Dr Dave Valler is Reader in Spatial Planning in the Department of Planning at Oxford Brookes University and Principal Investigator (PI) for the network.
Dave’s research interests are in spatial planning, local and regional economic development, sub-national governance, and territorial business politics. Recently Dave has led research funded by the Royal Town Planning Institute on planning and growth management in the South East of England, building on previous work sponsored by the Royal Institute for Chartered Surveyors on the growth challenges posed by the expansion of Science Vale UK, Oxfordshire. He has also been engaged in research on housing issues for both the Joseph Rowntree Foundation and the UK Department for Communities and Local Government (with the Universities of Sheffield and Heriot-Watt). Previously, Dave has led research for the UK Economic and Social Research Council on local and regional business politics. He has been guest editor of special editions of Regional Studies, Environment and Planning A, Environment and Planning C, and Local Economy.
Dave will be PI for the network and will bring his experience of managing complex, multi-partner research projects, most notably for the ESRC. As Reader in Spatial Planning he has extensive experience of planning and economic policy in the UK and the US, with a particular interest in economic development issues and planning for economic growth. Over the past 5 years he has been actively researching and publishing on the evolution of ‘Science Vale UK’ in Oxfordshire and has a strong network of contacts across local government, business, higher education, and the various high-tech and science-based clusters located in the county. Dave will therefore work jointly with Nick Phelps in further developing the SVUK case study as part of the current project. In theoretical terms, Dave’s core interests are in economic and state restructuring, local and regional governance, and business politics and power. He has deployed these interests in analysing spatial planning policy at various scales, and the combination of these themes will be important in understanding property development and planning processes associated with science-based ‘technoscapes’. There are also linkages here with the wider state strategies associated with international science diplomacy, or ‘ideoscapes’.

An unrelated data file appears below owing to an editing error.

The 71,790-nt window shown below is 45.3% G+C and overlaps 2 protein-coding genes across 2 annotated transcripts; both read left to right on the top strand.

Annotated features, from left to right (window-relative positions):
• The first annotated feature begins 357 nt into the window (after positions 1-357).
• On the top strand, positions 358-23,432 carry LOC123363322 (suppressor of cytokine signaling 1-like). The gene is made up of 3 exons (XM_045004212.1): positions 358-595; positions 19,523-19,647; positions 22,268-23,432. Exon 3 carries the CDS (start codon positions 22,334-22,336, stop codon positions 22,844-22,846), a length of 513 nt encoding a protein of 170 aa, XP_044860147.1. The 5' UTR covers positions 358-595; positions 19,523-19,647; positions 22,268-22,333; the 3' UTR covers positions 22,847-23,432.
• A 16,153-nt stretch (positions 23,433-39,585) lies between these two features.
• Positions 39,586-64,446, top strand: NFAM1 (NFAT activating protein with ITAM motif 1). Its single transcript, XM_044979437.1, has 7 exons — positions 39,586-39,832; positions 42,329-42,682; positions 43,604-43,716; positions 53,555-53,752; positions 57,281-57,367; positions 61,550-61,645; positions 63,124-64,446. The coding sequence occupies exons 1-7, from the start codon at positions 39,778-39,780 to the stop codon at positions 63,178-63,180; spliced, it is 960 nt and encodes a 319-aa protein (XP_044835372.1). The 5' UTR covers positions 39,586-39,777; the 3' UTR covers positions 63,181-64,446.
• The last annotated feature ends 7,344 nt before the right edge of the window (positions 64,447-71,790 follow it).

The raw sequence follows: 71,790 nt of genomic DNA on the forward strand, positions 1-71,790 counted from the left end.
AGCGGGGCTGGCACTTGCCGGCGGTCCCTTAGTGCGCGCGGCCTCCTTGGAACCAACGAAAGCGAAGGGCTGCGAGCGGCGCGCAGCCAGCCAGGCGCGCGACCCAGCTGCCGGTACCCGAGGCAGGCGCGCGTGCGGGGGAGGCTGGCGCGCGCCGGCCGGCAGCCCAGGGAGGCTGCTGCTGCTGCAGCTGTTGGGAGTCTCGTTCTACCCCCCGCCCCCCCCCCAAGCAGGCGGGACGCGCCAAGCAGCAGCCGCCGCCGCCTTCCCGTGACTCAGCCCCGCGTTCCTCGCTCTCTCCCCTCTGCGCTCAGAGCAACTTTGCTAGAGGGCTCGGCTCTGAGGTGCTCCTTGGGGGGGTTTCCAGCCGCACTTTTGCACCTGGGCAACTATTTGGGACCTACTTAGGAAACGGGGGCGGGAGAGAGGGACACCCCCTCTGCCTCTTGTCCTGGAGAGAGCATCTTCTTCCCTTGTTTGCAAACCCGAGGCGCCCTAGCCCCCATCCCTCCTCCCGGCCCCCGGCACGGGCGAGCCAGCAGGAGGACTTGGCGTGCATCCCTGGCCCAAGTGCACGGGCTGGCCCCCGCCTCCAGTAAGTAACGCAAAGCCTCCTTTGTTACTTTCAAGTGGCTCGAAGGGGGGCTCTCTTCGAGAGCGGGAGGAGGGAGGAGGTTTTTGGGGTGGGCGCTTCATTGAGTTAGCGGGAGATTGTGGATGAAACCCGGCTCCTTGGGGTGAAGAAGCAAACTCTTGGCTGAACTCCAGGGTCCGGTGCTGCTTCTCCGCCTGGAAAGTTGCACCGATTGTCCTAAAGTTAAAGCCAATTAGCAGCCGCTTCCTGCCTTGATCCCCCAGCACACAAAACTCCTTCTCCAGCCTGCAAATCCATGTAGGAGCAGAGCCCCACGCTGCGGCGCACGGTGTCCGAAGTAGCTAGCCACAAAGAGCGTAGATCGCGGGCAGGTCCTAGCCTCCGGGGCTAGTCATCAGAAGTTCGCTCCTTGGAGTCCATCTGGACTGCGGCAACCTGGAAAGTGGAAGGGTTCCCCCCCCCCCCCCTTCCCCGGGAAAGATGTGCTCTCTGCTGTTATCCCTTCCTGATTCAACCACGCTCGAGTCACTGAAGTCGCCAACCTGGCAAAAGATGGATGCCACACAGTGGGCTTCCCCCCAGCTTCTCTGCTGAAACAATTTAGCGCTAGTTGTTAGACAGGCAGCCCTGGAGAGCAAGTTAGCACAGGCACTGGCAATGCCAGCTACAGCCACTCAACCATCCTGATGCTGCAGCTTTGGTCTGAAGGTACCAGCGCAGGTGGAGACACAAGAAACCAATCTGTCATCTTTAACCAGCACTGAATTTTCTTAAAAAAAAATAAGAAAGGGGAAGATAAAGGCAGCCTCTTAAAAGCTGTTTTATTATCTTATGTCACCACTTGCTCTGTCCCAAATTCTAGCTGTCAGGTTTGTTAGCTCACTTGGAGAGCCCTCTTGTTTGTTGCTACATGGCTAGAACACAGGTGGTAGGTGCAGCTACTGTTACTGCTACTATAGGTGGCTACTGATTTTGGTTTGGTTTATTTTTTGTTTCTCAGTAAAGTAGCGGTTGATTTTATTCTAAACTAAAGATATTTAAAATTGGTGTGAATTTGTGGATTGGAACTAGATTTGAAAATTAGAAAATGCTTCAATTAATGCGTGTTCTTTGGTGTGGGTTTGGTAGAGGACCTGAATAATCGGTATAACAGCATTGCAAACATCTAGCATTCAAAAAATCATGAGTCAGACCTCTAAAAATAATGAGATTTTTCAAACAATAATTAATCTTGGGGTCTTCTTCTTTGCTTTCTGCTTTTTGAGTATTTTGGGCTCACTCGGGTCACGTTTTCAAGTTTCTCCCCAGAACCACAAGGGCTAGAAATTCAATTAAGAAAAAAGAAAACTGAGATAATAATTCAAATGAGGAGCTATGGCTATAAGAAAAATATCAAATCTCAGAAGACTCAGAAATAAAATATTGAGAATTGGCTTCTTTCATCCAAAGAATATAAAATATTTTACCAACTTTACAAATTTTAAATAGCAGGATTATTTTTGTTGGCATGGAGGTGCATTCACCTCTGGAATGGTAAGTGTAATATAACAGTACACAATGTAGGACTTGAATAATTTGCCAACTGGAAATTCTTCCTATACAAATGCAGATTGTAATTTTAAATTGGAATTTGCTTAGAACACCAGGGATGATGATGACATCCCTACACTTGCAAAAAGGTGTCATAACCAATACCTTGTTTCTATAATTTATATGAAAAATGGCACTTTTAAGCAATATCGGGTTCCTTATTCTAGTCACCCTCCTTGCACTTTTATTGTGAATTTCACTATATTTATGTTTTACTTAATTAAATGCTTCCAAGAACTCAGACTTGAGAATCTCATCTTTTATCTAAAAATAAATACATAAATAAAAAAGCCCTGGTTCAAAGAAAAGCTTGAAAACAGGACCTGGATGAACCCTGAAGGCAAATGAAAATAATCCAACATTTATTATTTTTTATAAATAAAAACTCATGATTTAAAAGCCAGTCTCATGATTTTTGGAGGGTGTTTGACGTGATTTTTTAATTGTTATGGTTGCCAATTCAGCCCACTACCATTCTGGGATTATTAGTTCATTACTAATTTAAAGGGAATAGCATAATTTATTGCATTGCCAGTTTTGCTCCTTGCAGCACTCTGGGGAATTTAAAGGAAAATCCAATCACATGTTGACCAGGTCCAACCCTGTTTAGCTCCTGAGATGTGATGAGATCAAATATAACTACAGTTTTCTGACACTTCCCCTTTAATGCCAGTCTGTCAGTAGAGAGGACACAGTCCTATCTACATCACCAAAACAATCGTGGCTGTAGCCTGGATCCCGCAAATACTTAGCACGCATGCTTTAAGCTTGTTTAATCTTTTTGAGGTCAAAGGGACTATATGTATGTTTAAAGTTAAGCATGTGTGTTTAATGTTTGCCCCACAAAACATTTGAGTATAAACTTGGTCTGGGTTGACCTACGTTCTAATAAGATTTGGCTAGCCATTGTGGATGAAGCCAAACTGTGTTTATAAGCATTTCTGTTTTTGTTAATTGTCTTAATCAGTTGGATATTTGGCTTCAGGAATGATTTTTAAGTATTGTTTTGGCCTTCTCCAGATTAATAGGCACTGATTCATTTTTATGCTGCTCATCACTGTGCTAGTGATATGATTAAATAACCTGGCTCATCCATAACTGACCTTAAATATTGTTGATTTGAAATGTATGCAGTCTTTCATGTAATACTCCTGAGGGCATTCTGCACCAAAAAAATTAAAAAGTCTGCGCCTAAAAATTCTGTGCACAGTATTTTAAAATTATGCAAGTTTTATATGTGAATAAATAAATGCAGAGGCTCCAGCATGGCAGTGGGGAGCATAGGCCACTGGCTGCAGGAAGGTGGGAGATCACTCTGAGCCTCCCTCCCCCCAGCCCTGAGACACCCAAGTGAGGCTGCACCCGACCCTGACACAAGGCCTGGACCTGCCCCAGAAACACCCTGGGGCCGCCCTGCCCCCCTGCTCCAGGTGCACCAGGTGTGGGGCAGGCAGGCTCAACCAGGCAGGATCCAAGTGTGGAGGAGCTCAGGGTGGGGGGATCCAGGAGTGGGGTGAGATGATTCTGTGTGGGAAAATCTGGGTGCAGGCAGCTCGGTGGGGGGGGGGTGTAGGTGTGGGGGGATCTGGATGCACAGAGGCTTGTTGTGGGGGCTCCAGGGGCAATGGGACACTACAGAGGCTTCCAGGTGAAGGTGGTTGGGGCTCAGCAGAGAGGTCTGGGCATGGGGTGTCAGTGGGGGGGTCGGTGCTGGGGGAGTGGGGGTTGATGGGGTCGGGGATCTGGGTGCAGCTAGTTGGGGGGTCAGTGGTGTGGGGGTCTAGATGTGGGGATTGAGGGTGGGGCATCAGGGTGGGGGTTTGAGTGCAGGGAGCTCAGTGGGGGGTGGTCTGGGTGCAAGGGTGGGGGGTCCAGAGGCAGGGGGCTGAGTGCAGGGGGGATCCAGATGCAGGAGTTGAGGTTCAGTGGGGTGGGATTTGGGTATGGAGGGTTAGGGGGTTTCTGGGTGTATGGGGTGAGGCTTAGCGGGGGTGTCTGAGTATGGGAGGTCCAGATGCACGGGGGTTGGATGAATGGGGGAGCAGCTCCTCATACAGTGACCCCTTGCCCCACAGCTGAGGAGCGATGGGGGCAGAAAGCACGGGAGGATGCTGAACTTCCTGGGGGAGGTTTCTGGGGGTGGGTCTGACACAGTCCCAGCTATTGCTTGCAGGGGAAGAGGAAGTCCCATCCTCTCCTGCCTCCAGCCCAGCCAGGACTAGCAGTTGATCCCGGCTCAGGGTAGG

Valler, D. Phelps, N. Radford, J. (2014) Big science and small villages: Understanding the context for hi-tech growth in South East England Environment & Planning C
Valler, D. Tait, M. Marshall, T. (2013) Business and Planning: A Strategic-Relational Approach International Planning Studies 18.2. 143-167
Valler, D. Phelps, N. Wood, A. (2012) Planning for Growth? The Implications of Localism for ‘Science Vale’, Oxfordshire UK Town Planning Review 83.4. 457-487
Valler, D. Wood, A. (2010) Conceptualizing Local and Regional Economic Development in the United States Regional Studies 44.2. 139-153